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Such people were obviously
speakers of Indo-European languages and were part of the
same culture. These same regions included the kingdom of Lord Krishna in Dwaraka and the famous
city of Takshashila in Gandhara from which the great grammarian
Panini derived, which shows that such a designation was only
That the Vedic people must exclude those of different ethnic
features or speaking non-Indo-European languages is an
assumption deriving from the Aryan invasion theory and its Aryan
race/language corollary. Vedic India was probably a pluralistic culture,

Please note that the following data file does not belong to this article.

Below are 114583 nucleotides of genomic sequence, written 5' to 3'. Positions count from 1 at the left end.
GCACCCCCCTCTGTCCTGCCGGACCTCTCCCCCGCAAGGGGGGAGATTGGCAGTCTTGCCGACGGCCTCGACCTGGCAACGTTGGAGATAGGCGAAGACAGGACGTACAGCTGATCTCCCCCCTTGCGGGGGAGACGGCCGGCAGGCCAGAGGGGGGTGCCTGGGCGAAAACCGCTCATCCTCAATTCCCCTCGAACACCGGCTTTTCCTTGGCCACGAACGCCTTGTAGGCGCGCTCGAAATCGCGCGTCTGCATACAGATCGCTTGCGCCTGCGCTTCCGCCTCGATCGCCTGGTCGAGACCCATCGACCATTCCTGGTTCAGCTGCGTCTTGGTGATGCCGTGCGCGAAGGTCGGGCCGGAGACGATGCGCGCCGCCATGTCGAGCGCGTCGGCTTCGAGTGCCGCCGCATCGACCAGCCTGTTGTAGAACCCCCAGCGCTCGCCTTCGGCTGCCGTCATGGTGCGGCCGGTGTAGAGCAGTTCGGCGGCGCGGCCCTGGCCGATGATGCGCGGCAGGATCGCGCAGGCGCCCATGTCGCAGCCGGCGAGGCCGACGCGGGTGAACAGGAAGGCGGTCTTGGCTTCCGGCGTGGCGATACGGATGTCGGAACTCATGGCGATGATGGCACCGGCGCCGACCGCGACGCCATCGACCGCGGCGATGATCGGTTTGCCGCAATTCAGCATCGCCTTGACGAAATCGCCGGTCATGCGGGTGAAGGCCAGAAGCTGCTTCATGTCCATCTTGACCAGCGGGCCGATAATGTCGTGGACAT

like the pluralistic Vedic pantheon. The Vedas are the only books
surviving from this era. This, however, does not mean that other
books or teachings did not exist, including those in other languages.
It may well be that the five Vedic peoples included groups who
spoke different, even non-Indo-European languages, or
belonged to different ethnic groups or different races.